Am 19.05.21 um 11:34 schrieb Pekka Paalanen:
> On Wed, 12 May 2021 16:04:16 +0300
> Ville Syrjälä <> wrote:
>> On Wed, May 12, 2021 at 02:06:56PM +0200, Werner Sembach wrote:
>>> Hello,
>>> In addition to the existing "max bpc", and "Broadcast RGB/output_csc" drm 
>>> properties I propose 4 new properties:
>>> "preferred pixel encoding", "active color depth", "active color range", and 
>>> "active pixel encoding"
>>> Motivation:
>>> Current monitors have a variety pixel encodings available: RGB, YCbCr 
>>> 4:4:4, YCbCr 4:2:2, YCbCr 4:2:0.
>>> In addition they might be full or limited RGB range and the monitors accept 
>>> different bit depths.
>>> Currently the kernel driver for AMD and Intel GPUs automatically configure 
>>> the color settings automatically with little
>>> to no influence of the user. However there are several real world scenarios 
>>> where the user might disagree with the
>>> default chosen by the drivers and wants to set his or her own preference.
>>> Some examples:
>>> 1. While RGB and YCbCr 4:4:4 in theory carry the same amount of color 
>>> information, some screens might look better on one
>>> than the other because of bad internal conversion. The driver currently 
>>> however has a fixed default that is chosen if
>>> available (RGB for Intel and YCbCr 4:4:4 for AMD). The only way to change 
>>> this currently is by editing and overloading
>>> the edid reported by the monitor to the kernel.
>>> 2. RGB and YCbCr 4:4:4 need a higher port clock then YCbCr 4:2:0. Some 
>>> hardware might report that it supports the higher
>>> port clock, but because of bad shielding on the PC, the cable, or the 
>>> monitor the screen cuts out every few seconds when
>>> RGB or YCbCr 4:4:4 encoding is used, while YCbCr 4:2:0 might just work fine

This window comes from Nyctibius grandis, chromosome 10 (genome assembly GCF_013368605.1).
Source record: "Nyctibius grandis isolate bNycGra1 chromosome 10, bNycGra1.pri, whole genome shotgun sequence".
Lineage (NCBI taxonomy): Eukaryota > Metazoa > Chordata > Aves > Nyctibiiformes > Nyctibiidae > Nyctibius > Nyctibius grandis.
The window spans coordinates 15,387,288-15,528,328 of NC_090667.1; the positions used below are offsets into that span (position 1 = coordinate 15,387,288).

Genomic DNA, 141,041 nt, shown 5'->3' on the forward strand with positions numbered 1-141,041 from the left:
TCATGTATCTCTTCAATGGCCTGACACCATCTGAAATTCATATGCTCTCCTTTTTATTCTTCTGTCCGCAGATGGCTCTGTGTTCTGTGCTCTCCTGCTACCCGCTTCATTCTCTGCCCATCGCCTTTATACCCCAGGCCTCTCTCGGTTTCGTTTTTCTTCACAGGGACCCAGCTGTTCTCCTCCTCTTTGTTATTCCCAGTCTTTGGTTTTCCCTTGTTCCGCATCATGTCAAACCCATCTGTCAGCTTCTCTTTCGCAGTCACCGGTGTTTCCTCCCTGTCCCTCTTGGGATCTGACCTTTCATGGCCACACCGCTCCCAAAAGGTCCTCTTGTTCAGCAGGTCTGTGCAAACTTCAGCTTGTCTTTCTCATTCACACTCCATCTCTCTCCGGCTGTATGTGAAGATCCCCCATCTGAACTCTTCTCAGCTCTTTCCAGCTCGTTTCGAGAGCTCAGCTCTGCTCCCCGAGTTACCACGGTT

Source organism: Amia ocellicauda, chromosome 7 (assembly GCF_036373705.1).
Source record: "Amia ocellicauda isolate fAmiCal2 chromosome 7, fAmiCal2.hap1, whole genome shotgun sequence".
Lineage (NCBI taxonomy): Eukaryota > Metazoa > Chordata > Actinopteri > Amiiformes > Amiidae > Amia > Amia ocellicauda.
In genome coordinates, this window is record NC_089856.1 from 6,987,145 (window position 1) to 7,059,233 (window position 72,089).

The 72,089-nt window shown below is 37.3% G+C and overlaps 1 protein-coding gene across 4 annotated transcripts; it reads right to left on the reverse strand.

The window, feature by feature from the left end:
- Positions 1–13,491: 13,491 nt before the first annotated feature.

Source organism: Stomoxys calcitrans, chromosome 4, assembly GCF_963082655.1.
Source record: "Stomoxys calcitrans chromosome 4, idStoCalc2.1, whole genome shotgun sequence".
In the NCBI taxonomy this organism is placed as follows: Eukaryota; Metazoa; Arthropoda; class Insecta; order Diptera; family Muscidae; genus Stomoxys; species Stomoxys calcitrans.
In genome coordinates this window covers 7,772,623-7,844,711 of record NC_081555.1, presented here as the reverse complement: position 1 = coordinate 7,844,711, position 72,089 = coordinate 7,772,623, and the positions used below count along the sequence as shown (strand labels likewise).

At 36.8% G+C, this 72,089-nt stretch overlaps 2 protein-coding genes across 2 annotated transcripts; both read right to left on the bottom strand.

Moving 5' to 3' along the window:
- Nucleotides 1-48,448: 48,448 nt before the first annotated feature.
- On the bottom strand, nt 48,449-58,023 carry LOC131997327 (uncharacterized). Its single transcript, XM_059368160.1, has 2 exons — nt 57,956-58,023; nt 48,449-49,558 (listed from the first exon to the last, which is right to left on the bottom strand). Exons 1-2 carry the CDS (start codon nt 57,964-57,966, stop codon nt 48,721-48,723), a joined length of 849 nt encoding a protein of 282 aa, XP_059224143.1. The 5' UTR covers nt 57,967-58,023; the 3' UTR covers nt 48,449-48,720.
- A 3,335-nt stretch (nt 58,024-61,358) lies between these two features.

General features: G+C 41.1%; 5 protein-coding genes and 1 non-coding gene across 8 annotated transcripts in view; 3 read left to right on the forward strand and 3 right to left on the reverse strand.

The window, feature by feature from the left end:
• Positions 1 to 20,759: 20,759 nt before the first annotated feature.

>>> without changing hardware. The drivers
>>> currently however always default to the "best available" option even if it 
>>> might be broken.
>>> 3. Some screens natively only supporting 8-bit color, simulate 10-Bit color 
>>> by rapidly switching between 2 adjacent
>>> colors. They advertise themselves to the kernel as 10-bit monitors but the 
>>> user might not like the "fake" 10-bit effect
>>> and prefer running at the native 8-bit per color.
>>> 4. Some screens are falsely classified as full RGB range wile they actually 
>>> use limited RGB range. This results in
>>> washed out colors in dark and bright scenes. A user override can be helpful 
>>> to manually fix this issue when it occurs.
>>> There already exist several requests, discussion, and patches regarding the 
>>> thematic:
>>> -
>>> -
>>> -
>>> -
> ...
>>> Adoption:
>>> A KDE dev wants to implement the settings in the KDE settings GUI:
>>> Tuxedo Computers (my employer) wants to implement the settings desktop 
>>> environment agnostic in Tuxedo Control Center. I
>>> will start work on this in parallel to implementing the new kernel code.  
>> I suspect everyone would be happier to accept new uapi if we had
>> multiple compositors signed up to implement it.
> I think having Weston support for these would be good, but for now it
> won't be much of an UI: just weston.ini to set, and the log to see what
> happened.

Since a first version of the patch set is now feature complete, please let me 
know if a MR regarding this is started.


> However, knowing what happened is going to be important for color
> calibration auditing:
> Yes, please, very much for read-only properties for the feedback part.
> Properties that both userspace and kernel will write are hard to deal
> with in general.
> Btw. "max bpc" I can kind of guess that conversion from framebuffer
> format to the wire bpc happens automatically and only as the final
> step, but "Broadcast RGB" is more complicated: is the output from the
> abstract pixel pipeline sent as-is and "Broadcast RGB" is just another
> inforframe bit to the monitor, or does "Broadcast RGB" setting actually
> change what happens in the pixel pipeline *and* set infoframe bits?
> My vague recollection is that framebuffer was always assumed to be in
> full range, and then if "Broadcast RGB" was set to limited range, the
> driver would mangle the pixel pipeline to convert from full to limited
> range. This means that it would be impossible to have limited range
> data in a framebuffer, or there might be a double-conversion by
> userspace programming a LUT for limited->full and then the driver
> adding full->limited. I'm also confused how full/limited works when
> framebuffer is in RGB/YCbCr and the monitor wire format is in RGB/YCbCr
> and there may be RGB->YCbCR or YCbCR->RGB conversions going on - or
> maybe even FB YCbCR -> RGB -> DEGAMMA -> CTM -> GAMMA -> YCbCR.
> I wish someone drew a picture of the KMS abstract pixel pipeline with
> all the existing KMS properties in it. :-)
> Thanks,
> pq
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